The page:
One reason is what’s called the “category captain system.” A dominant retailer like Kroger, for example, will take the biggest suppliers in a product category, such as, say, Frito-Lay in snacks, and make it the “captain” of its snack aisle, with responsibility for determining where competing snack products appear on the shelves of that section. What this means in practice is that Kroger gets a price concession (or legal kickback) from Frito-Lay’, while Frito-Lay gets to strangle its competitors by giving them inferior product placement, say at foot level rather than eye-level.
This system allows dominant producers to become even more powerful over their remaining competitors. Consumers, from whom this entire system is hidden, find their choices manipulated and limited by the arrangement, as growing market concentration reduces competition for the consumer’s dollar.
Another way consumer’s choice is limited by concentration comes when giant retailers strip profits and power away from their suppliers. This leverage is known as “monopsony power” and big retailers use it to bend suppliers to their will. Walmart, for instance, has told companies as powerful as Coca-Cola, Levi’s, and Disney what to put in their products. As Charles Fishman detailed in this book The Wal-Mart Effect, the company uses its purchasing power to pressure all its suppliers to cut wages and outsource production, which often means that suppliers must compromise product quality, variety, and innovation.
Another example of how monopsony power limits consumer choices comes from Amazon, which has forced book publishers to lower prices and thereby surrender more and more of their profits. This in turn has led to publishers taking far fewer risks on new writers and ambitious book projects, and to the collapse of the business model that previously sustained the production of books for a wide-variety of niche audiences.
To defend themselves against Amazon, publishers have merged frantically with each other, making an already highly concentrated publishing industry even more concentrated. The same dynamic is occurring throughout the consumer economy. Procter & Gamble acquired its longtime rival Gillette in 2005, in part to gain power in negotiations with Walmart. Colgate-Palmolive, facing the same pressures, followed suit–acquiring Tom’s of Maine in 2006 and Sanex in 2011.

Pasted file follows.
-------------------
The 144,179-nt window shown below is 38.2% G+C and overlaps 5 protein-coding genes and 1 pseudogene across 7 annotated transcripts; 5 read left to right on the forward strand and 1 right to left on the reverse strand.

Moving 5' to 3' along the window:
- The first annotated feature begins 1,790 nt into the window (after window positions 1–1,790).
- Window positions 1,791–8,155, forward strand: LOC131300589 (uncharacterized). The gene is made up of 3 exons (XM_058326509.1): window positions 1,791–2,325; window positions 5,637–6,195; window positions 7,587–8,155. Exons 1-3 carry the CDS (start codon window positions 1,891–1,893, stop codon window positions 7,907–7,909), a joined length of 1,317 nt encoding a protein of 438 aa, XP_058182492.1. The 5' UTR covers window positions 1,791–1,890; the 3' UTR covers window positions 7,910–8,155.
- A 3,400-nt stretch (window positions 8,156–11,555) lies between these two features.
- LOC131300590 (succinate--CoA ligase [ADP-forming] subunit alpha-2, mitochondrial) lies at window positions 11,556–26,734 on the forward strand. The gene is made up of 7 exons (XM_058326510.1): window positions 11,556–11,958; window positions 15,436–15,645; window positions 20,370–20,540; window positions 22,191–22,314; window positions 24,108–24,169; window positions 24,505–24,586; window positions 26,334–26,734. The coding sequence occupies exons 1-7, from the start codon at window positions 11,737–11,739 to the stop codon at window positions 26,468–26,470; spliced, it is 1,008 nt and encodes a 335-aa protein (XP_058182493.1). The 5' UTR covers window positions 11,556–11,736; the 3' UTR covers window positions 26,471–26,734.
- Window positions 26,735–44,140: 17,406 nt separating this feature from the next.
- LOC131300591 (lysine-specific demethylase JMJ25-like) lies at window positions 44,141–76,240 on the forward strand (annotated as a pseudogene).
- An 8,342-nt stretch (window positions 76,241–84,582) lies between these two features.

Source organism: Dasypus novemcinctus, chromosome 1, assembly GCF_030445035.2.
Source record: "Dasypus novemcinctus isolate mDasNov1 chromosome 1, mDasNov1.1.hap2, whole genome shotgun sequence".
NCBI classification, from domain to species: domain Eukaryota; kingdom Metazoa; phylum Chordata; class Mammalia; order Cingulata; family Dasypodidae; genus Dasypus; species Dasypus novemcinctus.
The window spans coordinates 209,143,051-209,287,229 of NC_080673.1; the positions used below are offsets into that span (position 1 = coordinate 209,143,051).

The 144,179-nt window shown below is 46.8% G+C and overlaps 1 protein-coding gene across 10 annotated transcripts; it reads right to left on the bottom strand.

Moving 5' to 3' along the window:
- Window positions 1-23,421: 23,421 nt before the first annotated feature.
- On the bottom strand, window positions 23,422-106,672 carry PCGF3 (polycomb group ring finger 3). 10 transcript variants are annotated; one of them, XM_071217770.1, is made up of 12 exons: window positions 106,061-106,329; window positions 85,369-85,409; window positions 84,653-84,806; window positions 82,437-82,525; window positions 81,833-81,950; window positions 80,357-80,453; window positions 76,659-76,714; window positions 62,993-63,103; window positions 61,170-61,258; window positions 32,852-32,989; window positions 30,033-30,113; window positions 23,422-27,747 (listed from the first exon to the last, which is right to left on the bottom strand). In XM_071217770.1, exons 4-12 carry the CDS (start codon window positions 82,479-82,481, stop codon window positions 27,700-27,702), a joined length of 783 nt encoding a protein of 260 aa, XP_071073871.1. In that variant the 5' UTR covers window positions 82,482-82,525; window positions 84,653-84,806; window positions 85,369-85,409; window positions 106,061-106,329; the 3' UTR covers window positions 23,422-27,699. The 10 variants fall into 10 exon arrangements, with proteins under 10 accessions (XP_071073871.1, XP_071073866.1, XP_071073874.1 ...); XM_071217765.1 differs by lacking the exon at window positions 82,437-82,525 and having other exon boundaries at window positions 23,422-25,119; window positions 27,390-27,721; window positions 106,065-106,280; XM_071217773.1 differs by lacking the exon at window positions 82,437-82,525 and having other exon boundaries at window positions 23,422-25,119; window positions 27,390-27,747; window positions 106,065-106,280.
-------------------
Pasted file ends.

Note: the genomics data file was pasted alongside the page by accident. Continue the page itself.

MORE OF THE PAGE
These mergers and acquisitions among suppliers mean that consumers have fewer real choices in the products they buy, particularly over the long-term. Not only does the number of suppliers shrink, but as dominant firms become more and more entrenched, they become less innovative and less inclined to take risks on new or niche products,
This pattern of diminishing choice and rising concentration reflects a profound change from decades past. Throughout much of the twentieth century, Americans used anti-monopoly policies to preserve competition and guarantee decentralized markets in sectors as varied as retail, farming, eyeglasses, and airlines. The Robinson-Patman Act, for instance, allowed consumers to enjoy the benefits of shopping with a large and innovative retailer like Sears, while constraining Sears’ ability to undercut other retailers with predatory pricing. Similarly, federal regulation and anti-trust policies allowed for grocery stores to evolve into more efficient, convenient supermarkets, but did not allow chains like the A&P to grow so large that they squashed competition and denied consumers choices about where they purchased their food.
Since the late 1970s, however, deregulation and a retreat from anti-trust enforcement has permitted growing monopolization–and declining choice–in not just retailing, but almost every sector of the economy, from airlines to hospitals, banks to communication companies. Meanwhile, industries which didn’t exist thirty years ago, like broadband internet, feature much less choice than they would if they weren’t dominated by a few monopolistic firms. Monopolies often present themselves as champions of consumer choice, but that is rarely true.